If you’ve ever come across a self-help book, chances are you’ve heard about the law of attraction, in some form or the other. The law of attraction states that like attracts like, meaning an individual will tend to attract what they focus on. If you focus on positivity, good things will happen. But, on the other hand, having negative thoughts, will lead you to experience bad circumstances and outcomes.
The concept of the law of attraction is highly popular among New Age circles, made famous by best-selling titles like “Think and Grow Rich,” by Napoleon Hill or “The Secret” by Rhonda Byrne. The idea is that your thinking manifests reality. For instance, one technique for using the law of attraction involves visualizing a goal and then believing you already accomplished that goal. A person might set a goal to earn a million dollars, visualize what that would look and feel like, and then simply wait — but not really act with much intention — for the universe to guide you along the way in order to manifest the tools you need to reach this goal.
Although proponents of the law of attraction swear by it, claiming it has changed their lives for the better, once you dive deep into its core concepts you quickly find that this is no law at all. Not a natural one, at least, like the law of conservation of energy or Archimedes’ principle, but just a ‘supernatural law’, meaning it is not rooted in any sort of scientific reality.
It is difficult to summarize and dissect the law of attraction because it can mean different things to different people. But the most prevalent views encountered in the movement typically involve pseudoscience and, frankly, senseless New Age gibberish.
While there’s no harm in having a positive outlook on life, hopping onto the law of attraction bandwagon may end up having the reverse effect than what you might expect, putting you even further away from your goals than before.
The law of attraction is rooted in New Thought, a 19th-century metaphysical-religious healing cult movement whose proponents believed that human thought, if properly channeled, could manifest in changes in its followers’ lives. New Thought was founded by Phineas Quimby, who employed a form of hypnosis called mesmerism and claimed he could heal people through the power of suggestion. His entire philosophy was founded on the notion that all physical illnesses are derived from the mind, as a result of the patient’s mistaken beliefs. It follows that the cure for anything from cancer to the plague lies in changing one’s beliefs.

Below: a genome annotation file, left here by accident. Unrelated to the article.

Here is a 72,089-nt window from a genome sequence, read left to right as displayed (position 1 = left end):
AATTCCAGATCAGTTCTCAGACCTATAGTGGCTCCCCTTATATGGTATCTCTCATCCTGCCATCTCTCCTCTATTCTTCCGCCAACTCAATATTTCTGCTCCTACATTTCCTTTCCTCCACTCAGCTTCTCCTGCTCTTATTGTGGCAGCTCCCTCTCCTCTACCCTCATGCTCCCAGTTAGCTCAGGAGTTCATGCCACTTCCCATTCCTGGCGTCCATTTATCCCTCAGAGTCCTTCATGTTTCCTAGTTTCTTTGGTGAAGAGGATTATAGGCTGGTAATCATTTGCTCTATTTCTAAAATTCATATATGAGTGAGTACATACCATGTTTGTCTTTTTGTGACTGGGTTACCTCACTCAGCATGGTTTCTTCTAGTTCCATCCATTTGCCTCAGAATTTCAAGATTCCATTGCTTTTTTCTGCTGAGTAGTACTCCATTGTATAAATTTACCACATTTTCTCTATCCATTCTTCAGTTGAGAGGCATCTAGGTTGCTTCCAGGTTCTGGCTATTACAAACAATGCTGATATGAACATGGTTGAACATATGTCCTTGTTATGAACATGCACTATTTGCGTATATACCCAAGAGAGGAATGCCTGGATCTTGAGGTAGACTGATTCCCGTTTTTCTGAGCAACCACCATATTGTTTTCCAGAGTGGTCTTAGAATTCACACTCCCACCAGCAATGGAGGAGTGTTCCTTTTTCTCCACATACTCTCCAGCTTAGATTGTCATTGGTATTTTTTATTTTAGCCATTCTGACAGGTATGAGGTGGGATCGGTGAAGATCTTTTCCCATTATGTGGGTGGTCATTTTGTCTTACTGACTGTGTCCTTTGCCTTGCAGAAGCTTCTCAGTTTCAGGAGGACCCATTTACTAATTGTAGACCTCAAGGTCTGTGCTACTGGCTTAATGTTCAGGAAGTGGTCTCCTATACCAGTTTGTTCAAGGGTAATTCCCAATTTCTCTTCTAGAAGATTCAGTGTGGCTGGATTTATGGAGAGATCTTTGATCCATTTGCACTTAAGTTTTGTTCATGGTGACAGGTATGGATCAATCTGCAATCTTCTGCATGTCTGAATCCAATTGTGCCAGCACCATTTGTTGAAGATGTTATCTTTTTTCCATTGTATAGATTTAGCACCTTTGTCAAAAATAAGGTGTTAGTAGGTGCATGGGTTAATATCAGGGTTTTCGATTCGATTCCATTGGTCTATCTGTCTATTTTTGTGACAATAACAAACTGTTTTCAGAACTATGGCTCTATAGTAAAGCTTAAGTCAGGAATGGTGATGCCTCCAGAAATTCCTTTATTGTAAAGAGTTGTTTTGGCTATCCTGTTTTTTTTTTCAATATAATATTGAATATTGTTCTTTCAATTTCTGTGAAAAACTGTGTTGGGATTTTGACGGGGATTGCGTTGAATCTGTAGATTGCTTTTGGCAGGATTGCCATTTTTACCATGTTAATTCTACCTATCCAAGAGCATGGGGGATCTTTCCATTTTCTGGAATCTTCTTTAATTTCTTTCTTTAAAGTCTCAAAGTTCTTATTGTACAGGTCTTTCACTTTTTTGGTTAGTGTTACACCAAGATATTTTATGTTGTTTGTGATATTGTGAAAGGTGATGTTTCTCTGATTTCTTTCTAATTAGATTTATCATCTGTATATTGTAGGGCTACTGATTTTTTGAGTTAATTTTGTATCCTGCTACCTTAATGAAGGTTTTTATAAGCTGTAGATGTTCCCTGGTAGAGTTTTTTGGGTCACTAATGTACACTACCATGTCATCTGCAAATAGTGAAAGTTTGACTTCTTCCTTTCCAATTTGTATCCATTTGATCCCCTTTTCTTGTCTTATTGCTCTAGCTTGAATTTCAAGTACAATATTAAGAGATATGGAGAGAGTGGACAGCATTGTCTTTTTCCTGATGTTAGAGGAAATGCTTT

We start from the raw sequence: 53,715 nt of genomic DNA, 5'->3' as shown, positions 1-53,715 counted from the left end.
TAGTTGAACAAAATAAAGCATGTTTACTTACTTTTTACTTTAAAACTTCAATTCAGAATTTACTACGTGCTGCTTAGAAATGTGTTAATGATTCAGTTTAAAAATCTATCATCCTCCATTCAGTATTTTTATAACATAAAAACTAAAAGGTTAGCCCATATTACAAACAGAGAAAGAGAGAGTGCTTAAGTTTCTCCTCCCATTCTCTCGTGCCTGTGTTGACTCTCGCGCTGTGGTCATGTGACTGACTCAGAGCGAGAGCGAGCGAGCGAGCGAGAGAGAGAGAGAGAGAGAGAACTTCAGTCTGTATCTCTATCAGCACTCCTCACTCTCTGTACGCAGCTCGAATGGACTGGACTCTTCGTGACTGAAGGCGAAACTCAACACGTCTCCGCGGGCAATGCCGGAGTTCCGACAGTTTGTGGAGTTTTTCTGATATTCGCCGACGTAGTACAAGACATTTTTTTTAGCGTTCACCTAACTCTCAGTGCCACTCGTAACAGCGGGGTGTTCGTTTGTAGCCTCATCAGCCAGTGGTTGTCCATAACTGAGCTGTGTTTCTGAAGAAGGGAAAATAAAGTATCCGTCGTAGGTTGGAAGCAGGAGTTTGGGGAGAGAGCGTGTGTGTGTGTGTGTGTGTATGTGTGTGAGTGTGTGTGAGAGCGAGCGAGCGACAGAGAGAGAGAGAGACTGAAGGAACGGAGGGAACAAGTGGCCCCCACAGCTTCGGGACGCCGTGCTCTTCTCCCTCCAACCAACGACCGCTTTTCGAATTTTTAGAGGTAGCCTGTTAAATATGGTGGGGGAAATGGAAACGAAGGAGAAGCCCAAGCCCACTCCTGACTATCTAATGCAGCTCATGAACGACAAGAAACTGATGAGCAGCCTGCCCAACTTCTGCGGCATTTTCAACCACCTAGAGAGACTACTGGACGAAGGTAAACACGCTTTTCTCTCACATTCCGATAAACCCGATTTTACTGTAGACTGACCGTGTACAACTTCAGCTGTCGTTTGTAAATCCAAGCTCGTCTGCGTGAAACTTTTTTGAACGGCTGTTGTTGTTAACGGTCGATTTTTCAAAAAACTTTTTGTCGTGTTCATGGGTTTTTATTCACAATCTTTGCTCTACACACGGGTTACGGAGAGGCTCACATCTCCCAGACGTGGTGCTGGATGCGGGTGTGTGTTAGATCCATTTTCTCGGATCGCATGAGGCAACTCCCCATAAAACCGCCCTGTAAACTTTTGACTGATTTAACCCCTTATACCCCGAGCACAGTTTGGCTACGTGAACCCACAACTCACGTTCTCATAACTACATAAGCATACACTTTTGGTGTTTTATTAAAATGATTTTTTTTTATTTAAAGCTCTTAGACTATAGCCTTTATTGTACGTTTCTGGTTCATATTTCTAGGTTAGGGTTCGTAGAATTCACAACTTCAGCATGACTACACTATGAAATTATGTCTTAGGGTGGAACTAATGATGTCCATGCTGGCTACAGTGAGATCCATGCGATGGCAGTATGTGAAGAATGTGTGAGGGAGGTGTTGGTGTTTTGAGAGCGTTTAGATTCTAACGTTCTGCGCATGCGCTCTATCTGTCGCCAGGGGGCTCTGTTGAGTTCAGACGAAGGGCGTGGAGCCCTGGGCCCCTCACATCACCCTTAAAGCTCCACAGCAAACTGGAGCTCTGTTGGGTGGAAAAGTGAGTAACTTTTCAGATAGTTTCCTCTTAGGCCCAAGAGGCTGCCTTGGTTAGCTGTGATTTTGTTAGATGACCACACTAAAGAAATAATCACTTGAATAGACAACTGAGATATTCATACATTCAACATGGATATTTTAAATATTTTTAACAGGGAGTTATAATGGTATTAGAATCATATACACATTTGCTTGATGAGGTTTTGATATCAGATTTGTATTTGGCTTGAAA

“Disease is the misery of our belief, happiness is the health of our wisdom, so that man’s happiness or misery depends on himself. Now, as our misery comes from our belief, and not from the thing believed, it is necessary to be on the watch, so as not to be deceived by false guides. Sensation contains no intelligence or belief, but is a mere disturbance of the matter, called agitation, which produces the mind, and is ready to receive the seed of error. Ever since man was created, there has been an element called error which has been busy inventing answers for every sensation,” Phineas Quimby.
New Thought is foremost about having a positive and optimistic outlook on life and its outcomes, as believers thought that by following ‘the truth’ — which comes in continuous revelations — they would be provided for by God. The law of attraction is very similar to New Thought, with the distinction that it isn’t necessarily as religious and doesn’t necessarily claim that physical illness is the result of bad thoughts.
The first mention of the term “Law of Attraction”, in the sense of creating your own reality, can be found in the 1906 book “Thought Vibration or the Law of Attraction in the Thought World” by William Walker Atkinson, who introduced a lot of the concepts and language used by modern law of attraction practitioners, such as energy, vibration, and manifestation. In 1928, Napoleon Hill used the term “law of attraction” frequently in his book The Law of Success in 16 Lessons, following up with his most famous work, Think and Grow Rich, published in 1937, which promised to disclose “the real secret” to success without ever revealing it by the end of the book, leaving room for much speculation and interpretation.
The law of attraction finally made its breakthrough into the mainstream with the 2006 movie The Secret and the subsequent self-help book with the same title by Rhonda Byrne. Millions of people across the world were enchanted by The Secret, which preached that thinking about certain things will make them appear in one’s life, citing historical figures like Abraham Lincoln and Winston Churchill who supposedly understood this “secret”, or the law of attraction, and actively followed it in their lives.
How does the law of attraction work?
The law of attraction supposedly allows you to shape your own reality by focusing on what you want to achieve. That’s pretty straightforward and relatable, but this is not the same thing as setting goals and planning on how to best achieve them. While proponents of the law of attraction note that some action is required to make it work, the idea of action is always in the background. Instead, people who start practicing this law are instructed to let the “universe” take the wheel because opportunities, people, and resources will show up out of the blue so long as you are open to them and have the right mindset.